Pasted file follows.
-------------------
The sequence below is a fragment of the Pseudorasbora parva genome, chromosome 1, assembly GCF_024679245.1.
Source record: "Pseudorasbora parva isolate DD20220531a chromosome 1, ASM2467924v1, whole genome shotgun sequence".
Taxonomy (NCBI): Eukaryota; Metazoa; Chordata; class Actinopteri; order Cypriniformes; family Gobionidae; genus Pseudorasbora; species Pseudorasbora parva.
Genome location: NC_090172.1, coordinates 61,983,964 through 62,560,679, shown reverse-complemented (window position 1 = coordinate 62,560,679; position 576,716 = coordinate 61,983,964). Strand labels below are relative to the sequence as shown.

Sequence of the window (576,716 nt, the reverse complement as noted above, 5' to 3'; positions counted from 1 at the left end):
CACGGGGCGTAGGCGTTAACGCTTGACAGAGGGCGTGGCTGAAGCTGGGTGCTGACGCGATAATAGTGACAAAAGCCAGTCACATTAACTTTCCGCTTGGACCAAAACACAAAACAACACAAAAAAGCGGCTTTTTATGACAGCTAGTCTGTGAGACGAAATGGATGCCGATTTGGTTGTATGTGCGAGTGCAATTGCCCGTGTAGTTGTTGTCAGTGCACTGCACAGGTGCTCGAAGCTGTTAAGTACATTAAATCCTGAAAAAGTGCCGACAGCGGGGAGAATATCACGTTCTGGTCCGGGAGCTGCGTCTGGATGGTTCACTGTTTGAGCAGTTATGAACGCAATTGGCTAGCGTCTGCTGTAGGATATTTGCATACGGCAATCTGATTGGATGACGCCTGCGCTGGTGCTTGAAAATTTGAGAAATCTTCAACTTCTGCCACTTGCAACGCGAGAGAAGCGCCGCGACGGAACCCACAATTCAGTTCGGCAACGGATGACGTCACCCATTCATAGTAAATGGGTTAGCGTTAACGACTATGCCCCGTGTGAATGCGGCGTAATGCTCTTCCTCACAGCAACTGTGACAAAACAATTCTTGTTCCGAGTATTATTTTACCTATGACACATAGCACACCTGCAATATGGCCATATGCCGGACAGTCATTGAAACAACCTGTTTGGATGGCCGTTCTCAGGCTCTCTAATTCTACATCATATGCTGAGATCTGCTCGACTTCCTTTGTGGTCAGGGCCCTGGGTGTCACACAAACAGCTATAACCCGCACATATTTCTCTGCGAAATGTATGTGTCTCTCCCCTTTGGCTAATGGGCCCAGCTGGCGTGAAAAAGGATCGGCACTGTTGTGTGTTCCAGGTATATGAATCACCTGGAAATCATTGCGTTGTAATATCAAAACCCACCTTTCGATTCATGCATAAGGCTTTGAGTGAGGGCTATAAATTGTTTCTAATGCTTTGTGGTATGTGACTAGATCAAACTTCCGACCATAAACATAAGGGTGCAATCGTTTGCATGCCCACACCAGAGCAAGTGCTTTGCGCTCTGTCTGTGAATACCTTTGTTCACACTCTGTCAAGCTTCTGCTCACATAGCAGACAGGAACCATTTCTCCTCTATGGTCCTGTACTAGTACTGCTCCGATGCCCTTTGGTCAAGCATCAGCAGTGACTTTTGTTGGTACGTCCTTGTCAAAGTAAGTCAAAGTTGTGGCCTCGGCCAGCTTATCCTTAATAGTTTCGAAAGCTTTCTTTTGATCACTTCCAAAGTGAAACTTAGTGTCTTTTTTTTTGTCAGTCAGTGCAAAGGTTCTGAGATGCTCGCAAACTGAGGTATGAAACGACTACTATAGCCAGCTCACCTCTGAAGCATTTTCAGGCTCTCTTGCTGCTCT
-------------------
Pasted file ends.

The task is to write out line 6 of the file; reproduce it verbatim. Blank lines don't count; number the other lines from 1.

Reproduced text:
CACGGGGCGTAGGCGTTAACGCTTGACAGAGGGCGTGGCTGAAGCTGGGTGCTGACGCGATAATAGTGACAAAAGCCAGTCACATTAACTTTCCGCTTGGACCAAAACACAAAACAACACAAAAAAGCGGCTTTTTATGACAGCTAGTCTGTGAGACGAAATGGATGCCGATTTGGTTGTATGTGCGAGTGCAATTGCCCGTGTAGTTGTTGTCAGTGCACTGCACAGGTGCTCGAAGCTGTTAAGTACATTAAATCCTGAAAAAGTGCCGACAGCGGGGAGAATATCACGTTCTGGTCCGGGAGCTGCGTCTGGATGGTTCACTGTTTGAGCAGTTATGAACGCAATTGGCTAGCGTCTGCTGTAGGATATTTGCATACGGCAATCTGATTGGATGACGCCTGCGCTGGTGCTTGAAAATTTGAGAAATCTTCAACTTCTGCCACTTGCAACGCGAGAGAAGCGCCGCGACGGAACCCACAATTCAGTTCGGCAACGGATGACGTCACCCATTCATAGTAAATGGGTTAGCGTTAACGACTATGCCCCGTGTGAATGCGGCGTAATGCTCTTCCTCACAGCAACTGTGACAAAACAATTCTTGTTCCGAGTATTATTTTACCTATGACACATAGCACACCTGCAATATGGCCATATGCCGGACAGTCATTGAAACAACCTGTTTGGATGGCCGTTCTCAGGCTCTCTAATTCTACATCATATGCTGAGATCTGCTCGACTTCCTTTGTGGTCAGGGCCCTGGGTGTCACACAAACAGCTATAACCCGCACATATTTCTCTGCGAAATGTATGTGTCTCTCCCCTTTGGCTAATGGGCCCAGCTGGCGTGAAAAAGGATCGGCACTGTTGTGTGTTCCAGGTATATGAATCACCTGGAAATCATTGCGTTGTAATATCAAAACCCACCTTTCGATTCATGCATAAGGCTTTGAGTGAGGGCTATAAATTGTTTCTAATGCTTTGTGGTATGTGACTAGATCAAACTTCCGACCATAAACATAAGGGTGCAATCGTTTGCATGCCCACACCAGAGCAAGTGCTTTGCGCTCTGTCTGTGAATACCTTTGTTCACACTCTGTCAAGCTTCTGCTCACATAGCAGACAGGAACCATTTCTCCTCTATGGTCCTGTACTAGTACTGCTCCGATGCCCTTTGGTCAAGCATCAGCAGTGACTTTTGTTGGTACGTCCTTGTCAAAGTAAGTCAAAGTTGTGGCCTCGGCCAGCTTATCCTTAATAGTTTCGAAAGCTTTCTTTTGATCACTTCCAAAGTGAAACTTAGTGTCTTTTTTTTTGTCAGTCAGTGCAAAGGTTCTGAGATGCTCGCAAACTGAGGTATGAAACGACTACTATAGCCAGCTCACCTCTGAAGCATTTTCAGGCTCTCTTGCTGCTCT